Hershey reaches settlement in trademark suit against pot edibles company
A marijuana edibles manufacturer has agreed to recall and destroy all of its products that share a resemblance to products produced by the Hershey Company
A marijuana edibles manufacturer has agreed to recall and destroy all of its products that share a resemblance to products produced by the Hershey Company as part of a settlement the parties agreed upon in September.
Hershey filed a trademark lawsuit in June against TinctureBelle LLC and TinctureBelle Marijuanka LLC, arguing the product and packaging of the company’s Hashees, Ganja Joy, Hasheath and Dabby Patty marijuana edibles resembled the chocolate manufacturer’s iconic Reese’s, Almond Joy, Heath and York peppermint patty brands.
In court documents, Hershey said the company’s knock-off products took advantage of the popularity of the chocolate manufacturer’s famed brands to increase sales and draw attention to their cannabis candy products. By doing this, Hershey argued the company created confusion in consumers’ minds that could warp the perception of its brands and present a safety risk to children.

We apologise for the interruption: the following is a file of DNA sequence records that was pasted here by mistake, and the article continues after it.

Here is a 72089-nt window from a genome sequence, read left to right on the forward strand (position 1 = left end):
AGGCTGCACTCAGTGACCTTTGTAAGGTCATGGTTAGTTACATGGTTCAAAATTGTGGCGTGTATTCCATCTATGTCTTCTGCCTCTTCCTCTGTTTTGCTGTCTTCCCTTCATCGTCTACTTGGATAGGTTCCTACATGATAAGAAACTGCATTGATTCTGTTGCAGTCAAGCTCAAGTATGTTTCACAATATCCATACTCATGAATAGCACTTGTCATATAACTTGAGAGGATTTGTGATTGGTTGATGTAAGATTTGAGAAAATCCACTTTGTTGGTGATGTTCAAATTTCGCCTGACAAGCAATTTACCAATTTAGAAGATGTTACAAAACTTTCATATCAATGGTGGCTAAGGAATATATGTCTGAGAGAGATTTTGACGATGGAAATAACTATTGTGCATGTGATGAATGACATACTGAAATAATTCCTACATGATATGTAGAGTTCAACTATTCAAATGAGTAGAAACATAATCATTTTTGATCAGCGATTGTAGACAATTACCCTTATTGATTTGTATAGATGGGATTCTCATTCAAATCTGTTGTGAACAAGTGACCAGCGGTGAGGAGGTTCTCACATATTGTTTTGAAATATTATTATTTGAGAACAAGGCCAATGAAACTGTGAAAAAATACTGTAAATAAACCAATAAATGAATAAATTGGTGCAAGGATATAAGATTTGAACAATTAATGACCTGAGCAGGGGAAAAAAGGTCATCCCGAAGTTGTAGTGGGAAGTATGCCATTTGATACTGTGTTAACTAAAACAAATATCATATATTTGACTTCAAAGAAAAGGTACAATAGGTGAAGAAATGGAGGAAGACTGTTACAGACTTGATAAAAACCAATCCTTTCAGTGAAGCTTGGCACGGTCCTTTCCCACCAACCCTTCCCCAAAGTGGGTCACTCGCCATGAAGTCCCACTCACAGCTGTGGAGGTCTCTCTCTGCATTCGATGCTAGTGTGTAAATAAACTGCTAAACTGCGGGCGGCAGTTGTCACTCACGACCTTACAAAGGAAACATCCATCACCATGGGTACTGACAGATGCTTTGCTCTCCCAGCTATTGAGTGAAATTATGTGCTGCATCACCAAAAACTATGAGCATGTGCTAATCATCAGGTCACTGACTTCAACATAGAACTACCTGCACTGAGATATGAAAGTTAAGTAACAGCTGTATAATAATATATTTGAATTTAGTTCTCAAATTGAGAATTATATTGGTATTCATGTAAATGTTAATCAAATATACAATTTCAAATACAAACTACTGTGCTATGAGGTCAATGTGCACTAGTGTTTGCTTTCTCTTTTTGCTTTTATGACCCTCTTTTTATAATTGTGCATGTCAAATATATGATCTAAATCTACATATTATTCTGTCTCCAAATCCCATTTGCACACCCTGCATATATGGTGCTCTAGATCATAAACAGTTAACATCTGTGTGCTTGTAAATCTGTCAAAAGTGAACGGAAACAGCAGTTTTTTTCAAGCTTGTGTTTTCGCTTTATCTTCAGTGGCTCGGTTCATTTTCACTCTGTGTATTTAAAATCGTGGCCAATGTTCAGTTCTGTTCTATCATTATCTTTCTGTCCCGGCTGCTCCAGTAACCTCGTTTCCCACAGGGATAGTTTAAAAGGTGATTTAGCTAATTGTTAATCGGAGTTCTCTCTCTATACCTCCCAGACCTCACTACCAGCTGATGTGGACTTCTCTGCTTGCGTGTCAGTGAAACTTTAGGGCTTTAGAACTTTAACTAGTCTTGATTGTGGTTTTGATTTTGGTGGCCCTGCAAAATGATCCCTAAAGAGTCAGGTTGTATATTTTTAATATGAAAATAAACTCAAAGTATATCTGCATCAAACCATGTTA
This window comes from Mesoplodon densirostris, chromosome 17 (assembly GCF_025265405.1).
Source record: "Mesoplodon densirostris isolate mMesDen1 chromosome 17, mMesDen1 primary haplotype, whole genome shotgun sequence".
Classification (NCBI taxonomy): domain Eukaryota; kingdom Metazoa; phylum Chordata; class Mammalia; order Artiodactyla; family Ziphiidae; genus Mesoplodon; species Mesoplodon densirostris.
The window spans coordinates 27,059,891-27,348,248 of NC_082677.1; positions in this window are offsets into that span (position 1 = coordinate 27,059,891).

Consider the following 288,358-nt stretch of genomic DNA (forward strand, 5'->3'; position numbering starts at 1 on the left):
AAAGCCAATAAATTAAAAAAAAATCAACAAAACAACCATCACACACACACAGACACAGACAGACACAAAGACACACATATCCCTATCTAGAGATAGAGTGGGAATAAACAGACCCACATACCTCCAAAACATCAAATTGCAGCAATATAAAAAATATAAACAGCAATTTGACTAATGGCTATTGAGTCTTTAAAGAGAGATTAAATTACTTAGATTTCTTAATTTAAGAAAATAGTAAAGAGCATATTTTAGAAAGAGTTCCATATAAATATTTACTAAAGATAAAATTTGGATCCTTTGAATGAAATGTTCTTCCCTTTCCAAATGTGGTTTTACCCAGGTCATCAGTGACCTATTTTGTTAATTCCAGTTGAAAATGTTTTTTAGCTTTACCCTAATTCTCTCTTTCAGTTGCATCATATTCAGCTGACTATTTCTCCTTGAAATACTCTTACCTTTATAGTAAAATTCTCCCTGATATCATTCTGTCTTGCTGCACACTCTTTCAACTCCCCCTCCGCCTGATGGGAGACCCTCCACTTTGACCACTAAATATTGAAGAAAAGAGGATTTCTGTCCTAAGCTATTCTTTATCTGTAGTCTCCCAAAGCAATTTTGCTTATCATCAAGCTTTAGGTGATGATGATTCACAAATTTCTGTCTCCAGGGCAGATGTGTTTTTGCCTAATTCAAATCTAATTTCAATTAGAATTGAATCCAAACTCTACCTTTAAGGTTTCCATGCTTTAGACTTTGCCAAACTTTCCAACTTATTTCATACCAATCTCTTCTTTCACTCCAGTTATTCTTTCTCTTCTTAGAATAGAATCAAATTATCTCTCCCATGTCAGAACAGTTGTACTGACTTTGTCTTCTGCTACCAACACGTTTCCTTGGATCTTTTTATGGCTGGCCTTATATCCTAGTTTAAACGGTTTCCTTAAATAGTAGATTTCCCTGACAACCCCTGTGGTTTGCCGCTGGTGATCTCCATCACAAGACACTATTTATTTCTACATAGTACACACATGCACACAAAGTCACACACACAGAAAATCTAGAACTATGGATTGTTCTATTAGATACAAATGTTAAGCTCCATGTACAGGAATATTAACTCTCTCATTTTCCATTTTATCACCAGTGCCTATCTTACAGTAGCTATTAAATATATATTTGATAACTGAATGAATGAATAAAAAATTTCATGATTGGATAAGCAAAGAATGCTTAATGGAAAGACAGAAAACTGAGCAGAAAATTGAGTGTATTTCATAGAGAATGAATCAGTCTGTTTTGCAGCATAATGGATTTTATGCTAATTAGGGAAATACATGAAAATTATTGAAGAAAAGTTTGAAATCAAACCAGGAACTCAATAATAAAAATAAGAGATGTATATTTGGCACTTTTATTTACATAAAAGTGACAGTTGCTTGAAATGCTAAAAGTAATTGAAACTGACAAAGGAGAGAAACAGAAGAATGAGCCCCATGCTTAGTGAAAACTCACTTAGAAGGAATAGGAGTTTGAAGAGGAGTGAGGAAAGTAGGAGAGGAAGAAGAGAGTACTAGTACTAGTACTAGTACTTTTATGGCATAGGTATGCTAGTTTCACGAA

According to the Denver Post, TinctureBelle agreed to recall and destroy the products that looked like Hershey’s brand chocolates, in addition to refraining from using product names like Hashees or packaging incorporating the colors brown, yellow and orange that too closely resembles the Reese’s brand.
The news agency said TinctureBelle never admitted to or denied the allegations against it.
But some would like to bring the shelf life of marijuana edibles to an end.
Last week, the Associated Press reported officials in Colorado sought a ban on many forms of cannabis-infused products such as brownies, cookies and candy. The news agency said representatives from the state Department of Public Health and Environment addressed marijuana regulators citing problems with the products’ attractiveness to children. However, once the news of these discussions reached the public, officials backed down from their position.
Colorado became the first state to allow the sale of retail marijuana in January after the passing of Amendment 64 in 2012.
As per the amendment, adults 21 and over can purchase marijuana at licensed stores and possess as much as one ounce of marijuana.
Soon after the measure was passed, stores began to sell marijuana, both in its natural plant form and in edible food products.
Because the primary psychoactive constituent of cannabis, tetrahydrocannabinol (THC), can be extracted for use as a food additive, the manufacturing and safety of retail edible products was soon a focus of concern.
Any establishment that manufactures or sells edible cannabis products is subject to the same food regulations as any other restaurant or food facility.
But food safety has been a problem. According to an article in the Denver Post published in August, there were at least 237 critical violations at 107 Denver marijuana facilities since the law went into effect in January.